This may seem like a silly question, but I can assure my readers that the only thing silly is this writer. Oh, and possibly the design bureaux who turn out the new cameras.
In my case, it is probably because I fail to realise the way the photographic world is bound to develop ( no pun intended ) and in the case of the designers it is because they do realise it. At least I have the moral advantage of not screwing things up. Let me explain…
Once Upon A Time there were for basic things you needed to do to take a photograph:
a. Load film, or plate.
c. Set aperture.
d. Set shutter speed.
From then on it was look, point, and snap, and generally something came out in the end. Of course you needed to do a lot more to the film or plate later to get this to happen, but out in the field you could be wonderfully concentrated in your mind.
These days you need not worry about loading and advancing film – the digital camera can take more pictures in rapid succession with a button press than you can justify. You have to remember to charge the battery and have the card in there but that is about it for the mechanics. Once this is done, however, you are given a menu of decisions that looks like something that would baffle Stephen Hawking or a Parisian chef. Too many variables, too many decisions, and interconnecting links that tip the whole mechanism out of balance. It is a wonder that any of us get anything at all, except sore fingertips.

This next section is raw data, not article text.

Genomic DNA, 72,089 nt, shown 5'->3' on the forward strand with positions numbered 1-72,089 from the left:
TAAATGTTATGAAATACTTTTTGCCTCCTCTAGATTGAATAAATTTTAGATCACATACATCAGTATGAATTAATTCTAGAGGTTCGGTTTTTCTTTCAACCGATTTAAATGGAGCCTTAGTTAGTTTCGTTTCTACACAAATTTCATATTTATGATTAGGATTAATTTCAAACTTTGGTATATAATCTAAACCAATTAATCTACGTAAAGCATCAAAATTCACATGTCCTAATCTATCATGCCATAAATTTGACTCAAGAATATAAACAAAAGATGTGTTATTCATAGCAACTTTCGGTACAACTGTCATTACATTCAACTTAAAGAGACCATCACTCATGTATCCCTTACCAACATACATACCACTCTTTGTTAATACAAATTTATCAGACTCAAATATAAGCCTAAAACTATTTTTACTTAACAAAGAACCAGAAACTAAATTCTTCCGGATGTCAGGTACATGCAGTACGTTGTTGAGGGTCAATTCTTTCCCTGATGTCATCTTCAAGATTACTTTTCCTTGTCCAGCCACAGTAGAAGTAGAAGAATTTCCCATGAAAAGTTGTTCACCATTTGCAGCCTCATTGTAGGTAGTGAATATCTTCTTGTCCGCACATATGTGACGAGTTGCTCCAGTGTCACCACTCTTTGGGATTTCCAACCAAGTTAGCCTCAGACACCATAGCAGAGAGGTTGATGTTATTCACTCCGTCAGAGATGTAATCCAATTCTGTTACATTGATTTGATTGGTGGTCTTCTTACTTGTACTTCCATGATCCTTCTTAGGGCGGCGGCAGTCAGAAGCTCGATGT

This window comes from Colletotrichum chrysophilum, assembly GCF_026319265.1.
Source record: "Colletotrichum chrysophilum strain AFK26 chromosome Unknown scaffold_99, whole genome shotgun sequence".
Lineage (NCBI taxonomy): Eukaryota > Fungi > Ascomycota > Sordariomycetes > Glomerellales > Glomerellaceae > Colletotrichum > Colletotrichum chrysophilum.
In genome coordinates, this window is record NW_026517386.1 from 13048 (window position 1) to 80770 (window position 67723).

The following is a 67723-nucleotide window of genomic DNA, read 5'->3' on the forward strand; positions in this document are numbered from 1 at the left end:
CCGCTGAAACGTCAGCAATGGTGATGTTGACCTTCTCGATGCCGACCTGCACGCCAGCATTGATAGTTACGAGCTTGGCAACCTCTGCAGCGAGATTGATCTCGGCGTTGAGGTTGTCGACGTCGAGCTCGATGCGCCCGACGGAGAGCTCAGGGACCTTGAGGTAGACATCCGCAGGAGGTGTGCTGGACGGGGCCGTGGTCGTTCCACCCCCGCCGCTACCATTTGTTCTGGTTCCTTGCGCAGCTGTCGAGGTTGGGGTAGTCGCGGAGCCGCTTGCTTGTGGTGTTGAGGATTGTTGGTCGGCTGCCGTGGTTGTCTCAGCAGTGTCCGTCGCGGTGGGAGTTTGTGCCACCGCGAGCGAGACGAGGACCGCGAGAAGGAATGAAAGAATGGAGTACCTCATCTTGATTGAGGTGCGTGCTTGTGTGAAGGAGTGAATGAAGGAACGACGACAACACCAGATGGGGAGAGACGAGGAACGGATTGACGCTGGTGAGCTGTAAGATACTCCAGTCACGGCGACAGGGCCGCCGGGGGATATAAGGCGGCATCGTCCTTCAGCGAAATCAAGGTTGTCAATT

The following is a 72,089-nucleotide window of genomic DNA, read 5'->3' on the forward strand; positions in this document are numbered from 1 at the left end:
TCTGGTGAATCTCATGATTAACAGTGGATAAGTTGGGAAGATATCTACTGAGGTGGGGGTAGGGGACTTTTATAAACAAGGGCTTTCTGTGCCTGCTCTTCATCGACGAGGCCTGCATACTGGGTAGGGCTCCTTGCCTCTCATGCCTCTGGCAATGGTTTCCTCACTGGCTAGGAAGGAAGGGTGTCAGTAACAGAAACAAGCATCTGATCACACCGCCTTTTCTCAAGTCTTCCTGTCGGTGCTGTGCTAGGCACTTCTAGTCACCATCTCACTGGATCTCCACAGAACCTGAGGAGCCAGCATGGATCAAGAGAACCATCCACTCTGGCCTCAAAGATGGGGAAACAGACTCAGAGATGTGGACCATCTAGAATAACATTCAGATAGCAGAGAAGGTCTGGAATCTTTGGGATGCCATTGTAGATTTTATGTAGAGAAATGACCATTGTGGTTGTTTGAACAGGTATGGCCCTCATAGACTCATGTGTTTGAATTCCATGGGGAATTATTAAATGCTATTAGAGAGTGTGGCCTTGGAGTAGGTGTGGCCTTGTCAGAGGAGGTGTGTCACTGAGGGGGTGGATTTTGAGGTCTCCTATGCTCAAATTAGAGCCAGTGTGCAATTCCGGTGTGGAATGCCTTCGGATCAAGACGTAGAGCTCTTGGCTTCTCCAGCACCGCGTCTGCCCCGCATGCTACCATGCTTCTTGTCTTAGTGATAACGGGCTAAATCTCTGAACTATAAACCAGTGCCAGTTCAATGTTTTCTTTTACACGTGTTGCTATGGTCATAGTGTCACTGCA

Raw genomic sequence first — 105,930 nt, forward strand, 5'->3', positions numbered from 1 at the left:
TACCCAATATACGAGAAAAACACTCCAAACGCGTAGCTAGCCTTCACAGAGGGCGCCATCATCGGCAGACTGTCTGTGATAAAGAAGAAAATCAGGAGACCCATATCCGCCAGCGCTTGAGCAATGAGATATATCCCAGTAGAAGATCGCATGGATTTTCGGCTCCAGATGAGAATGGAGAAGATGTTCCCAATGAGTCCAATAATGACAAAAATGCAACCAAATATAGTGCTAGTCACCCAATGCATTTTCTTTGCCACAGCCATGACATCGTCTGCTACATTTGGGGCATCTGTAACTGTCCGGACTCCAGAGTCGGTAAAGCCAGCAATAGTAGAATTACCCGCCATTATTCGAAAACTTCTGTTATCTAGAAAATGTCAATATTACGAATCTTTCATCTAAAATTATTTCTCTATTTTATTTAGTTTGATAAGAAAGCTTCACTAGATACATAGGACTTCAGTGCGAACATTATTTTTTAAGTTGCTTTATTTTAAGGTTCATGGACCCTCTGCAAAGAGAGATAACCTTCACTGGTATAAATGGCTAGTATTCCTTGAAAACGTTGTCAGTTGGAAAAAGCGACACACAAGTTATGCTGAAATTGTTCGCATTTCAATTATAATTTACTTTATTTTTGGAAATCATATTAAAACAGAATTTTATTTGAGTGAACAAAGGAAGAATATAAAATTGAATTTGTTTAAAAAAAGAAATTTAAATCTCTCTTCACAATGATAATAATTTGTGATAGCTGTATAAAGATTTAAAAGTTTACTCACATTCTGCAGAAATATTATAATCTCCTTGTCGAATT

It is the sort of thing that makes one cry out for a Leica-style camera ( and I mean a Leica 1c…) and a Leica lens. If it were not for the Leica accountancy department and their desire to insert zeros into the price tags of their cameras we could all breathe a sigh of relief.
I am going to look seriously at the offerings from my preferred maker – Fujifilm – and try to select one camera that can be approached, understood, set, locked, and used with as simple an approach as the classic pre-M Leicas. I do not want multiple lenses or even a multiple focal length. I do not want video. I do not want helper programs of dazzling Japanese complexity. I want three simple controls that I can reach plus a card slot – I’ll manage the rest.
If it can be had while reducing the overall size and shape of the device, so much the better. I want a camera that can live in a coat pocket.